6 Best Acoustic Foams | April 2017
- nrc rating of .80
- clean initial time delay
- foam is not great quality
|Rating||4.4 / 5.0|
- have an adhesive backing
- safe to use near high temperatures
- high density foam just 4mm thick
|Rating||3.9 / 5.0|
- foam is cut to a near 100% accuracy
- will not harden or crumble over time
- blue panels of lower quality than gray
|Rating||4.5 / 5.0|
- effective on mid-to-high frequencies
- great low price point
- easy to layer for doubling efficacy
|Model||12 Pack 1 inch Acoustic|
|Rating||4.7 / 5.0|
- made in the united states
- spray glue recommended for adhesion
- require frequent dusting
|Rating||4.8 / 5.0|
- multiple adjustment points
- can be wall mounted
- great for podcast recording
|Rating||4.6 / 5.0|
A Far Cry From The Egg Crate
When I was in high school, my bandmates and I set out to transform our drummer's basement in to a recording studio. Without a lot of money to spend, we started tuning the room with egg crates, taking them from our respective parents' refrigerators as soon as they wore down to their last few eggs. Eventually, I started asking the local supermarket for crates they intended to discard, and we got enough material to cover most of the walls and ceiling.
The reason egg crates worked for us was twofold. Firstly, we didn't know enough about audio engineering to really be able hear the difference between what these crates offered and what professional acoustic foam could do. Secondly, the space sounded so bad to begin with that anything would have been a vast improvement.
As far as the physics go, the crates performed one of the two tasks acoustic foams are designed to perform. The bubbles where the eggs had been, when pointed outward off the wall, mimicked the corrugation of good acoustic foam, the points of which literally break and scatter the flowing sound waves. It's the difference between a balloon hitting a flat surface and the same balloon hitting a surface of little needles.
Once scattered, acoustic foam absorbs the sound energy, a feat the egg crates couldn't quite replicate. Now, there can be no loss of energy here. That defies all physics. The foam doesn't just drink the energy and that's it. It dissipates the energy of the sound vibrations as heat, which is why it's a smart idea to curve any foam you place at a corner so that there's a little gap between it and the wall. This will also serve to reduce extra bass frequencies where the walls meet the floor.
Breaking The Waves
You can double and triple check the acoustic foam options on our list all you like; none of them are egg crates. That means you're bound to get much better quality dampening than we had back in the basement, but you'd do well to go even further and find the perfect foam for your space.
Right off the bat, it's important for us to look at the standout among the foams on our list, which is the Silvertone foam sheeting. This is particularly good for reducing the kind of high frequency noises you might encounter from a computer fan or from certain instruments and amplifiers in the recording space, but it isn't designed to do the same job as the corrugated foams on the rest of the list.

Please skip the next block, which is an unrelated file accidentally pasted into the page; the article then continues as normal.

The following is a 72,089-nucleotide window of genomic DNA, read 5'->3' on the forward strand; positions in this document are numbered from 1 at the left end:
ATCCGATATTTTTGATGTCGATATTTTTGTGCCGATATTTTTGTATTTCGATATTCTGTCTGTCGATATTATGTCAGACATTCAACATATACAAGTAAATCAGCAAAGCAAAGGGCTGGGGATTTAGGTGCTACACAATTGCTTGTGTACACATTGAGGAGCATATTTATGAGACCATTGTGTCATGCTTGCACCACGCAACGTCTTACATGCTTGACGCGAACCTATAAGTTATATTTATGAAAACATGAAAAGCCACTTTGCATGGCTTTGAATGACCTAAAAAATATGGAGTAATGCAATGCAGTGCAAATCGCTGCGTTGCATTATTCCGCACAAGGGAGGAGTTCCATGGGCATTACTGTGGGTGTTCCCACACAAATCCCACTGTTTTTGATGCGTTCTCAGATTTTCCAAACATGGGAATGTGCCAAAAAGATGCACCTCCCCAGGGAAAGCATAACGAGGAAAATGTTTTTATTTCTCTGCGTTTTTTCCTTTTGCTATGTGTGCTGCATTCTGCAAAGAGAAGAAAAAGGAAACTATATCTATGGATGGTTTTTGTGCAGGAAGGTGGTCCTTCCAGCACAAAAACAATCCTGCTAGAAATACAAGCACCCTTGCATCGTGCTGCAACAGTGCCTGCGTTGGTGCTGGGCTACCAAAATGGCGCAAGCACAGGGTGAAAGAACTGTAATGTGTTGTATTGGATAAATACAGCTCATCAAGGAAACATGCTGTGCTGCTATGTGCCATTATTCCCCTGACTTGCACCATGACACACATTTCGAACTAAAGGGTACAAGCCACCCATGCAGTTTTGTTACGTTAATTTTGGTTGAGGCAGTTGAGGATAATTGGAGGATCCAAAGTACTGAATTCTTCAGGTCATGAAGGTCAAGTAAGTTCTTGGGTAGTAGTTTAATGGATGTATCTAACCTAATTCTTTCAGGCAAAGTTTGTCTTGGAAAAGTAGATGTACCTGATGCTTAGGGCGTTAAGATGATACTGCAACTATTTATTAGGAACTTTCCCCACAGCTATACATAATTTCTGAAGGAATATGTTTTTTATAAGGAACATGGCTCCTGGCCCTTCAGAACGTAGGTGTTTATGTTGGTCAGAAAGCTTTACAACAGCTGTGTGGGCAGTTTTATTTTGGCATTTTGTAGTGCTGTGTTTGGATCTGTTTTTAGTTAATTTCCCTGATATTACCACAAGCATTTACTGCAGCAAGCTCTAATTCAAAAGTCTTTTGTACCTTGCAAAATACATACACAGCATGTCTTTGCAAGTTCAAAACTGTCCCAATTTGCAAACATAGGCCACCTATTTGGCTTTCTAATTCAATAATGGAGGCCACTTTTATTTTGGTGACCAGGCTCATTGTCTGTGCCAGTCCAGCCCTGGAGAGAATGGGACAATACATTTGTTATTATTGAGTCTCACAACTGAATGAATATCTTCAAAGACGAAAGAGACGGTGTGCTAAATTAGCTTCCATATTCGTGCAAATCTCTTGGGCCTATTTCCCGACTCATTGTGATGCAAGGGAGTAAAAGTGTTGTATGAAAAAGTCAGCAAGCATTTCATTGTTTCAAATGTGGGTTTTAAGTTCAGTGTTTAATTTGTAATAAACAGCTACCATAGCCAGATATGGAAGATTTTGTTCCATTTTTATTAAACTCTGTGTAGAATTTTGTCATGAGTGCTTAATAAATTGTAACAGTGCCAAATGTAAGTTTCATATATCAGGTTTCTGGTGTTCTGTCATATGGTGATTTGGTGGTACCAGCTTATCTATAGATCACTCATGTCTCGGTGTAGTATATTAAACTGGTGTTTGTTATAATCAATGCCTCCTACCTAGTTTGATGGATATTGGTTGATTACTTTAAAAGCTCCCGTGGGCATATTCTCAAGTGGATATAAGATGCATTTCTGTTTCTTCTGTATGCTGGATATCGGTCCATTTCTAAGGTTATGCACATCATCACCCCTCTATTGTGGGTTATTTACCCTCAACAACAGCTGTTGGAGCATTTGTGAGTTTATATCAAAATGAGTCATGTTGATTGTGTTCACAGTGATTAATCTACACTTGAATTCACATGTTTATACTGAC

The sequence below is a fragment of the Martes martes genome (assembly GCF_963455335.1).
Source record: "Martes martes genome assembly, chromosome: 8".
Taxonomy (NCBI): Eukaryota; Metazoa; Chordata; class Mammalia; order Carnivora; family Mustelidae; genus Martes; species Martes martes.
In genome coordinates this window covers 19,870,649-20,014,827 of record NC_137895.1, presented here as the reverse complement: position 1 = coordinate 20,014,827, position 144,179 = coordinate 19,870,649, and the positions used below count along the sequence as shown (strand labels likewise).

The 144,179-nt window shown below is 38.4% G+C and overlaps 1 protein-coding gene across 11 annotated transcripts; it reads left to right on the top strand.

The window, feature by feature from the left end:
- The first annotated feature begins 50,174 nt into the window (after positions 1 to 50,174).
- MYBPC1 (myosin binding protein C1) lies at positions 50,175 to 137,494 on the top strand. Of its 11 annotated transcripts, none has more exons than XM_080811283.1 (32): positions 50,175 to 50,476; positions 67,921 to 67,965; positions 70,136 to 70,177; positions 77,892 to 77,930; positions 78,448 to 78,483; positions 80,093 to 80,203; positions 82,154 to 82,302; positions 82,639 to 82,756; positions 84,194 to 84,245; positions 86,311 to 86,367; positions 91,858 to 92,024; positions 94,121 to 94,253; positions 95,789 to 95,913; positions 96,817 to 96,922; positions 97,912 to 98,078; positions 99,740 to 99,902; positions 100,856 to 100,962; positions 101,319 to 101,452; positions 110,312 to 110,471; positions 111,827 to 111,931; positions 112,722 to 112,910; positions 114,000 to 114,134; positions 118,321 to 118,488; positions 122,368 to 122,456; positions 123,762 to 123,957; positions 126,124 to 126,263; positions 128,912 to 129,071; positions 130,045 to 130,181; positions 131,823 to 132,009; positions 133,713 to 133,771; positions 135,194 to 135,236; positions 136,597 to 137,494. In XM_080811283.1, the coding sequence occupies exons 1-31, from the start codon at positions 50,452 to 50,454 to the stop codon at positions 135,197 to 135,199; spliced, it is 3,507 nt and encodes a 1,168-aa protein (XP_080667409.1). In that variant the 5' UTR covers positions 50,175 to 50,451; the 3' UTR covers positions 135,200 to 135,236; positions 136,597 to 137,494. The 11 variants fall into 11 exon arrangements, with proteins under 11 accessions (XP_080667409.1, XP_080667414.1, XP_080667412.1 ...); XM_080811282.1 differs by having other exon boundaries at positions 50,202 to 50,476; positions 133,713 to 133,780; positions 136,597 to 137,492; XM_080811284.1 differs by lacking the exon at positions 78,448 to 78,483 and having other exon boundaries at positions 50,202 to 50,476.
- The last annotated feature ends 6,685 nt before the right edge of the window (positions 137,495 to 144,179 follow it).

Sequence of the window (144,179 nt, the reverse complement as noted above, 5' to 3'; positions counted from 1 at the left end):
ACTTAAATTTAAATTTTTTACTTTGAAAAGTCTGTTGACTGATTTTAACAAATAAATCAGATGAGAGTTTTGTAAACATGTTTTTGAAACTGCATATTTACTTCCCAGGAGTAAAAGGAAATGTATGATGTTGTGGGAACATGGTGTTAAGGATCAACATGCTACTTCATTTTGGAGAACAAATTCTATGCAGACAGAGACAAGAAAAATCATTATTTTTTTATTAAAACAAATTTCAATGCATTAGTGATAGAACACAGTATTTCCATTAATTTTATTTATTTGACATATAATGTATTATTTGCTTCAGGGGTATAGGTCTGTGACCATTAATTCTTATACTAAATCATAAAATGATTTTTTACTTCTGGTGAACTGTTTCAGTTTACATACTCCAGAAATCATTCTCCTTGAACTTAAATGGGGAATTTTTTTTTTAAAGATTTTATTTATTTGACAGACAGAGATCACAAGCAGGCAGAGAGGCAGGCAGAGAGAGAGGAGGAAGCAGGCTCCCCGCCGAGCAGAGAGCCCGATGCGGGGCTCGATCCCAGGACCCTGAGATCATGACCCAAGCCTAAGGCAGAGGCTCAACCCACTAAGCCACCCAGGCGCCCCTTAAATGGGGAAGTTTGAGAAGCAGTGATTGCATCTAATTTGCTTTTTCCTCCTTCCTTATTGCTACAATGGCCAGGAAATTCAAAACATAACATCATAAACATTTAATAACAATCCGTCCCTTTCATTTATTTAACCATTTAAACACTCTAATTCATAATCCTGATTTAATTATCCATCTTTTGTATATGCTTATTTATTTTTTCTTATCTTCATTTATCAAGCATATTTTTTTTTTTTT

Among those other foams, most come in sets of 12 or 24 square tiles that you can position around the room as you see fit. You'll notice, however, that the images of most layouts feature an alternating alignment pattern, in which one tile is placed with its ridges running vertically, while the tiles on either side of it have their ridges running horizontally. In this distribution, the larger pattern of tiles enhances the smaller pattern of the ridges themselves, creating a more diversely effective scattering.
Thickness is also a concern with your acoustic foam, as thicker tiles will absorb wider frequency ranges and a higher percentage of sound waves. All of the tiles on our list are well-suited for vocal work, though, so most will eradicate reflections of anything in the 1KHz to 3KHz range. There are some foams, however, that don't come as a set of tiles for you to arrange, but as a miniature, desktop audio booth.
The configuration of this booth is absolutely ideal for tracking vocals and voices pretty much anywhere you set it up. It's ideal for podcasters, in particular, but beware that small bits of sound that don't get fully absorbed can hit a wall behind you and bounce back into your microphone. Even with this set up, it's advisable that you get a hold of an additional few tiles to mount behind you.
Want Good Tone? Go To Church.
Acoustic design is an old architectural art form, reaching at least as far back as the construction of early Greek amphitheaters as well as royal concert halls and performance spaces throughout Europe. The growth of European Christianity also coincided with some of the most elaborately designed holy buildings in history, most of which were built specifically with acoustics in mind.
Walk into any cathedral and make the smallest sound. Hear how richly and purely it reverberates through the space. Throughout the history of recorded music, producers and engineers often recorded in churches due to their superior acoustic construction.
More recently, as digital manipulation of sound has made it possible to take a signal and build a theoretical room all around it, the desire has shifted from tracking tones rich in natural reverb to tracking tones that are as dry as possible. There are still some producers who prefer to track a natural reverb sound recorded in-microphone, but their kind won't be around forever. As the new guard takes control of the landscape, acoustic foam will prove to be the ultimate tracking tool.